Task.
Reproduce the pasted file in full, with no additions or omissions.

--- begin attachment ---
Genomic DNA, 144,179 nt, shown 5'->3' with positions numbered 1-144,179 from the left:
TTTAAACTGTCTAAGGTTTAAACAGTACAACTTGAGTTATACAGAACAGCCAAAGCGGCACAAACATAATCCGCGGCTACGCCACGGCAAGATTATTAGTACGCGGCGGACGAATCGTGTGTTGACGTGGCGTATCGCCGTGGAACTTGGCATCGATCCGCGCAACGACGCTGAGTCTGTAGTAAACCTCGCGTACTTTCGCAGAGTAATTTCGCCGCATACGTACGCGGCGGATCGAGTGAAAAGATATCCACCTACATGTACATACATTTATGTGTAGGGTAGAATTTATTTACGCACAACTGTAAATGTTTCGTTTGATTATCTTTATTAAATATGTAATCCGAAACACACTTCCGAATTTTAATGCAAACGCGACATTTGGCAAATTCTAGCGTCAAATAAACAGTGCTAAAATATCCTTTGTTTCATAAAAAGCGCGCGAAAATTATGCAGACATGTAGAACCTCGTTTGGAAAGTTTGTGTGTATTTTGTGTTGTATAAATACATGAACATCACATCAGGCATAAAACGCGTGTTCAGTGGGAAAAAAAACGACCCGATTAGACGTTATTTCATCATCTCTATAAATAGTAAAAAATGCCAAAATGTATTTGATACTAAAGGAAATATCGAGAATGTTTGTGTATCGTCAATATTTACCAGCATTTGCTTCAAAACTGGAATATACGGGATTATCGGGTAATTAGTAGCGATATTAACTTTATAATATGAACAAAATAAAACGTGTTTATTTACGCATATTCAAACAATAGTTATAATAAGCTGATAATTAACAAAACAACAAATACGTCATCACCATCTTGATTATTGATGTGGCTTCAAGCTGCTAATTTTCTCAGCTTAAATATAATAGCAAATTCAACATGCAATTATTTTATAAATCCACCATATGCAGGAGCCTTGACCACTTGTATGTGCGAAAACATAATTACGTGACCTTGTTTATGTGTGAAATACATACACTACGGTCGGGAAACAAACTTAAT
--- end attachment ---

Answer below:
Genomic DNA, 144,179 nt, shown 5'->3' with positions numbered 1-144,179 from the left:
TTTAAACTGTCTAAGGTTTAAACAGTACAACTTGAGTTATACAGAACAGCCAAAGCGGCACAAACATAATCCGCGGCTACGCCACGGCAAGATTATTAGTACGCGGCGGACGAATCGTGTGTTGACGTGGCGTATCGCCGTGGAACTTGGCATCGATCCGCGCAACGACGCTGAGTCTGTAGTAAACCTCGCGTACTTTCGCAGAGTAATTTCGCCGCATACGTACGCGGCGGATCGAGTGAAAAGATATCCACCTACATGTACATACATTTATGTGTAGGGTAGAATTTATTTACGCACAACTGTAAATGTTTCGTTTGATTATCTTTATTAAATATGTAATCCGAAACACACTTCCGAATTTTAATGCAAACGCGACATTTGGCAAATTCTAGCGTCAAATAAACAGTGCTAAAATATCCTTTGTTTCATAAAAAGCGCGCGAAAATTATGCAGACATGTAGAACCTCGTTTGGAAAGTTTGTGTGTATTTTGTGTTGTATAAATACATGAACATCACATCAGGCATAAAACGCGTGTTCAGTGGGAAAAAAAACGACCCGATTAGACGTTATTTCATCATCTCTATAAATAGTAAAAAATGCCAAAATGTATTTGATACTAAAGGAAATATCGAGAATGTTTGTGTATCGTCAATATTTACCAGCATTTGCTTCAAAACTGGAATATACGGGATTATCGGGTAATTAGTAGCGATATTAACTTTATAATATGAACAAAATAAAACGTGTTTATTTACGCATATTCAAACAATAGTTATAATAAGCTGATAATTAACAAAACAACAAATACGTCATCACCATCTTGATTATTGATGTGGCTTCAAGCTGCTAATTTTCTCAGCTTAAATATAATAGCAAATTCAACATGCAATTATTTTATAAATCCACCATATGCAGGAGCCTTGACCACTTGTATGTGCGAAAACATAATTACGTGACCTTGTTTATGTGTGAAATACATACACTACGGTCGGGAAACAAACTTAAT